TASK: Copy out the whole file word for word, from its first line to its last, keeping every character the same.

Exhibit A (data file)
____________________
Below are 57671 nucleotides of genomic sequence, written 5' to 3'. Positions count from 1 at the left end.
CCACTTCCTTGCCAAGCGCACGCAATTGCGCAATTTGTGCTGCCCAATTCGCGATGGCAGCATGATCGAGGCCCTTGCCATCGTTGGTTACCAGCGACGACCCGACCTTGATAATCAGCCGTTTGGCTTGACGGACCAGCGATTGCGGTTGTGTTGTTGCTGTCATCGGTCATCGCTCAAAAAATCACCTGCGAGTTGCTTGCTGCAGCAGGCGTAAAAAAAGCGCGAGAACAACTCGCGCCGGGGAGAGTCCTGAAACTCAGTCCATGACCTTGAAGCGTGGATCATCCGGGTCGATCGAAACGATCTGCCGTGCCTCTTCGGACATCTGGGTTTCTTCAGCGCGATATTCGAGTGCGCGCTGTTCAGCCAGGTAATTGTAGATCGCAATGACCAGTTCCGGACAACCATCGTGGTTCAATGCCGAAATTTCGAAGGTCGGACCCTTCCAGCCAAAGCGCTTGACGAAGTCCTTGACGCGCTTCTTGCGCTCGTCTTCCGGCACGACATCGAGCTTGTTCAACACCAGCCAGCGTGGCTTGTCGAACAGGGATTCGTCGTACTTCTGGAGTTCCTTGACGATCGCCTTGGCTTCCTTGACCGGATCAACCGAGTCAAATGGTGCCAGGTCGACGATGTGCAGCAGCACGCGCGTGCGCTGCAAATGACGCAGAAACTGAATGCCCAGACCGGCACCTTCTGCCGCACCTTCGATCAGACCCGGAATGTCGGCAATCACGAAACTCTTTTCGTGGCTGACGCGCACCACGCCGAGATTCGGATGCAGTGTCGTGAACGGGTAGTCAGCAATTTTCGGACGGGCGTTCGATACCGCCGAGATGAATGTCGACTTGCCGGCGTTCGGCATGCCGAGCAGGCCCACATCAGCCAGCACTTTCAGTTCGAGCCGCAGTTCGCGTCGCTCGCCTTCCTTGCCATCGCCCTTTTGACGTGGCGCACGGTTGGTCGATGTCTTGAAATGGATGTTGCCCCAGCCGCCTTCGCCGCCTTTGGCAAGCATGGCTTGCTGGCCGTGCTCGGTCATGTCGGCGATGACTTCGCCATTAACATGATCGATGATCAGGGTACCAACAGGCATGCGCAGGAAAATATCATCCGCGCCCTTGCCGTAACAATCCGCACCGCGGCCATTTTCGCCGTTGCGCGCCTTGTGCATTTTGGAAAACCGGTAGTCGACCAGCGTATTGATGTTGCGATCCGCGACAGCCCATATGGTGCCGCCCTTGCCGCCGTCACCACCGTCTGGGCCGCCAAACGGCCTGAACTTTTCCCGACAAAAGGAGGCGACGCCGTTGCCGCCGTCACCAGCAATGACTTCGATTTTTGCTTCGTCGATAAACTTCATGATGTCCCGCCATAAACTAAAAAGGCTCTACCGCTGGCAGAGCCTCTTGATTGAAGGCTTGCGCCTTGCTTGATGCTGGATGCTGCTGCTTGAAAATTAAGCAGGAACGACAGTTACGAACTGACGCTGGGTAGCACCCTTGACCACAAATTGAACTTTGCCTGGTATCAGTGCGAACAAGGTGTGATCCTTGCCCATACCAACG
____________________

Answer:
Below are 57671 nucleotides of genomic sequence, written 5' to 3'. Positions count from 1 at the left end.
CCACTTCCTTGCCAAGCGCACGCAATTGCGCAATTTGTGCTGCCCAATTCGCGATGGCAGCATGATCGAGGCCCTTGCCATCGTTGGTTACCAGCGACGACCCGACCTTGATAATCAGCCGTTTGGCTTGACGGACCAGCGATTGCGGTTGTGTTGTTGCTGTCATCGGTCATCGCTCAAAAAATCACCTGCGAGTTGCTTGCTGCAGCAGGCGTAAAAAAAGCGCGAGAACAACTCGCGCCGGGGAGAGTCCTGAAACTCAGTCCATGACCTTGAAGCGTGGATCATCCGGGTCGATCGAAACGATCTGCCGTGCCTCTTCGGACATCTGGGTTTCTTCAGCGCGATATTCGAGTGCGCGCTGTTCAGCCAGGTAATTGTAGATCGCAATGACCAGTTCCGGACAACCATCGTGGTTCAATGCCGAAATTTCGAAGGTCGGACCCTTCCAGCCAAAGCGCTTGACGAAGTCCTTGACGCGCTTCTTGCGCTCGTCTTCCGGCACGACATCGAGCTTGTTCAACACCAGCCAGCGTGGCTTGTCGAACAGGGATTCGTCGTACTTCTGGAGTTCCTTGACGATCGCCTTGGCTTCCTTGACCGGATCAACCGAGTCAAATGGTGCCAGGTCGACGATGTGCAGCAGCACGCGCGTGCGCTGCAAATGACGCAGAAACTGAATGCCCAGACCGGCACCTTCTGCCGCACCTTCGATCAGACCCGGAATGTCGGCAATCACGAAACTCTTTTCGTGGCTGACGCGCACCACGCCGAGATTCGGATGCAGTGTCGTGAACGGGTAGTCAGCAATTTTCGGACGGGCGTTCGATACCGCCGAGATGAATGTCGACTTGCCGGCGTTCGGCATGCCGAGCAGGCCCACATCAGCCAGCACTTTCAGTTCGAGCCGCAGTTCGCGTCGCTCGCCTTCCTTGCCATCGCCCTTTTGACGTGGCGCACGGTTGGTCGATGTCTTGAAATGGATGTTGCCCCAGCCGCCTTCGCCGCCTTTGGCAAGCATGGCTTGCTGGCCGTGCTCGGTCATGTCGGCGATGACTTCGCCATTAACATGATCGATGATCAGGGTACCAACAGGCATGCGCAGGAAAATATCATCCGCGCCCTTGCCGTAACAATCCGCACCGCGGCCATTTTCGCCGTTGCGCGCCTTGTGCATTTTGGAAAACCGGTAGTCGACCAGCGTATTGATGTTGCGATCCGCGACAGCCCATATGGTGCCGCCCTTGCCGCCGTCACCACCGTCTGGGCCGCCAAACGGCCTGAACTTTTCCCGACAAAAGGAGGCGACGCCGTTGCCGCCGTCACCAGCAATGACTTCGATTTTTGCTTCGTCGATAAACTTCATGATGTCCCGCCATAAACTAAAAAGGCTCTACCGCTGGCAGAGCCTCTTGATTGAAGGCTTGCGCCTTGCTTGATGCTGGATGCTGCTGCTTGAAAATTAAGCAGGAACGACAGTTACGAACTGACGCTGGGTAGCACCCTTGACCACAAATTGAACTTTGCCTGGTATCAGTGCGAACAAGGTGTGATCCTTGCCCATACCAACG